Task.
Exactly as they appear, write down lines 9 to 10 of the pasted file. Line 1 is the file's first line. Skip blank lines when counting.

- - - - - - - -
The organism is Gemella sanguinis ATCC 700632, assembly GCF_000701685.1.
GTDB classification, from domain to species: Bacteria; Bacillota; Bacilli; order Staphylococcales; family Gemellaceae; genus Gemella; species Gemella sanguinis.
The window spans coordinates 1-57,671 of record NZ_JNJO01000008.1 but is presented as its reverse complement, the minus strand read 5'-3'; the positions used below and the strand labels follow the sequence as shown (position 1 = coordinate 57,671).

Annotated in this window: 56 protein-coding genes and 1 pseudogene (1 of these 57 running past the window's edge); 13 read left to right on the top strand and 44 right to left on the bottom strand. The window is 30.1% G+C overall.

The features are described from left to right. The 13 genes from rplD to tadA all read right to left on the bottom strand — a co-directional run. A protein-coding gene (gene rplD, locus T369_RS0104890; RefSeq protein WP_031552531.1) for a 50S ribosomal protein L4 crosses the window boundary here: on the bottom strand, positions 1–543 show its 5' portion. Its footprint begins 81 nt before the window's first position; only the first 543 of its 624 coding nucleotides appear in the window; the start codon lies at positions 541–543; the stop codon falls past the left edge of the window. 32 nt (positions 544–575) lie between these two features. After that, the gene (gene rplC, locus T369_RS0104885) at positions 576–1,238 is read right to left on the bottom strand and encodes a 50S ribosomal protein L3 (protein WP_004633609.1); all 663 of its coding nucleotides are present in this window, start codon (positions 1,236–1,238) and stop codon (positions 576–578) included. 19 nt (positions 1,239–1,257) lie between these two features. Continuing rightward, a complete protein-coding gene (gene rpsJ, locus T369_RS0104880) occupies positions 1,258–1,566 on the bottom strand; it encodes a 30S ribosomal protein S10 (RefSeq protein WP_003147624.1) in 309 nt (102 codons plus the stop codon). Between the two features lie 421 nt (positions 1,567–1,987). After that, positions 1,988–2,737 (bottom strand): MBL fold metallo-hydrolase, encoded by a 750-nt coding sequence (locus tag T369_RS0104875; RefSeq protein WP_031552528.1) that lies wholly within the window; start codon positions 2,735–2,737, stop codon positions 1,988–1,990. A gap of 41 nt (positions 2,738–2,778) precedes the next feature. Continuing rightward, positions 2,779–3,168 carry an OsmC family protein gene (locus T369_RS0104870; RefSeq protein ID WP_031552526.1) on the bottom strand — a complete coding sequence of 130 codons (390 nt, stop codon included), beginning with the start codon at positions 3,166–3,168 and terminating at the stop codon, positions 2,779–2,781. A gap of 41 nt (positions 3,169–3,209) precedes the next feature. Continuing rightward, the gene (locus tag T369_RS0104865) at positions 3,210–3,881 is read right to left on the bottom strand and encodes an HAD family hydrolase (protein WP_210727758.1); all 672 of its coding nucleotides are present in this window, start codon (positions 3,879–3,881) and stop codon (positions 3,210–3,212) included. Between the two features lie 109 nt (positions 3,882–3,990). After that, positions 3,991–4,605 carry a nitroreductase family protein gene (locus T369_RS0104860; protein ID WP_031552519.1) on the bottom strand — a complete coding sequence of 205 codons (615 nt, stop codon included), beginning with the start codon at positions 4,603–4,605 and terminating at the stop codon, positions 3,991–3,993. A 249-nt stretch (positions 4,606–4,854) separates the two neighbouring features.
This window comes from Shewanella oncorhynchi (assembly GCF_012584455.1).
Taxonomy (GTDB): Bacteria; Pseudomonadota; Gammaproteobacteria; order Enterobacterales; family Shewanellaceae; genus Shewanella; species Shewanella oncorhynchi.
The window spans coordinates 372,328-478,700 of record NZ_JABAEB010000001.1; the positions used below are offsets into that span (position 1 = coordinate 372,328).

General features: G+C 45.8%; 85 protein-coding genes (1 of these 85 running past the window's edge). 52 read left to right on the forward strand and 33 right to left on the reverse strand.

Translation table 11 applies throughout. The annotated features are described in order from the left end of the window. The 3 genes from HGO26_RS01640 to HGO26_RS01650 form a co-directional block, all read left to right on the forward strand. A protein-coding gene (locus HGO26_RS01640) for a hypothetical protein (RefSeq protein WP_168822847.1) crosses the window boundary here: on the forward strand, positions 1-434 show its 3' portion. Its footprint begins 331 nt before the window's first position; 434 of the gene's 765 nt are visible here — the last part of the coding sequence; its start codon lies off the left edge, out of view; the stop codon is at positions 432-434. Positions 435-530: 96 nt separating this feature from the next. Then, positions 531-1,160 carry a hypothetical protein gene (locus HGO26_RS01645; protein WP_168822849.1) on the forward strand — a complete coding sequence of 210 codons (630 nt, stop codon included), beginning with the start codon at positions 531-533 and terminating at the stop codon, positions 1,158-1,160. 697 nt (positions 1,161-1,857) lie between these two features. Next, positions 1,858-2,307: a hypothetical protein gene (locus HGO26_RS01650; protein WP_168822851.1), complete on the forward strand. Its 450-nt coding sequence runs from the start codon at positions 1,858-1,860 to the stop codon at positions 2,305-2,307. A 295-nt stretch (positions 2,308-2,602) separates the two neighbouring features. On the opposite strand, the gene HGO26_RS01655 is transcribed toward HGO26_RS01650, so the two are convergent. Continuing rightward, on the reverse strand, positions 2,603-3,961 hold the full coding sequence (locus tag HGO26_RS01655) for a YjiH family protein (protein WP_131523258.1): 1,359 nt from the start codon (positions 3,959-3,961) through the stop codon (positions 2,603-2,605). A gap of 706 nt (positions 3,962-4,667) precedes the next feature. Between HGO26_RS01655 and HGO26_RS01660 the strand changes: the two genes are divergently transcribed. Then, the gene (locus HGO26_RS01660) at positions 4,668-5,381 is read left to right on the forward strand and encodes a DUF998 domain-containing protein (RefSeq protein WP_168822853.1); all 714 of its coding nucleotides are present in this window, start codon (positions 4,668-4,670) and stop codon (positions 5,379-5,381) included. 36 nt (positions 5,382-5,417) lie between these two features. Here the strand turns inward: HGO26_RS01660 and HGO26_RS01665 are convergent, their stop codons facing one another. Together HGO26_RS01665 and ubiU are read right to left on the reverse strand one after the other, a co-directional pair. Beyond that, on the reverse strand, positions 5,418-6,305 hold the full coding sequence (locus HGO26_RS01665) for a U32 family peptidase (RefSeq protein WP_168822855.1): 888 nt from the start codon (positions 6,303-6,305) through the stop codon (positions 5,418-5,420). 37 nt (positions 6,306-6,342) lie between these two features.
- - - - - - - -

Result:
General features: G+C 45.8%; 85 protein-coding genes (1 of these 85 running past the window's edge). 52 read left to right on the forward strand and 33 right to left on the reverse strand.

Translation table 11 applies throughout. The annotated features are described in order from the left end of the window. The 3 genes from HGO26_RS01640 to HGO26_RS01650 form a co-directional block, all read left to right on the forward strand. A protein-coding gene (locus HGO26_RS01640) for a hypothetical protein (RefSeq protein WP_168822847.1) crosses the window boundary here: on the forward strand, positions 1-434 show its 3' portion. Its footprint begins 331 nt before the window's first position; 434 of the gene's 765 nt are visible here — the last part of the coding sequence; its start codon lies off the left edge, out of view; the stop codon is at positions 432-434. Positions 435-530: 96 nt separating this feature from the next. Then, positions 531-1,160 carry a hypothetical protein gene (locus HGO26_RS01645; protein WP_168822849.1) on the forward strand — a complete coding sequence of 210 codons (630 nt, stop codon included), beginning with the start codon at positions 531-533 and terminating at the stop codon, positions 1,158-1,160. 697 nt (positions 1,161-1,857) lie between these two features. Next, positions 1,858-2,307: a hypothetical protein gene (locus HGO26_RS01650; protein WP_168822851.1), complete on the forward strand. Its 450-nt coding sequence runs from the start codon at positions 1,858-1,860 to the stop codon at positions 2,305-2,307. A 295-nt stretch (positions 2,308-2,602) separates the two neighbouring features. On the opposite strand, the gene HGO26_RS01655 is transcribed toward HGO26_RS01650, so the two are convergent. Continuing rightward, on the reverse strand, positions 2,603-3,961 hold the full coding sequence (locus tag HGO26_RS01655) for a YjiH family protein (protein WP_131523258.1): 1,359 nt from the start codon (positions 3,959-3,961) through the stop codon (positions 2,603-2,605). A gap of 706 nt (positions 3,962-4,667) precedes the next feature. Between HGO26_RS01655 and HGO26_RS01660 the strand changes: the two genes are divergently transcribed. Then, the gene (locus HGO26_RS01660) at positions 4,668-5,381 is read left to right on the forward strand and encodes a DUF998 domain-containing protein (RefSeq protein WP_168822853.1); all 714 of its coding nucleotides are present in this window, start codon (positions 4,668-4,670) and stop codon (positions 5,379-5,381) included. 36 nt (positions 5,382-5,417) lie between these two features. Here the strand turns inward: HGO26_RS01660 and HGO26_RS01665 are convergent, their stop codons facing one another. Together HGO26_RS01665 and ubiU are read right to left on the reverse strand one after the other, a co-directional pair. Beyond that, on the reverse strand, positions 5,418-6,305 hold the full coding sequence (locus HGO26_RS01665) for a U32 family peptidase (RefSeq protein WP_168822855.1): 888 nt from the start codon (positions 6,303-6,305) through the stop codon (positions 5,418-5,420). 37 nt (positions 6,306-6,342) lie between these two features.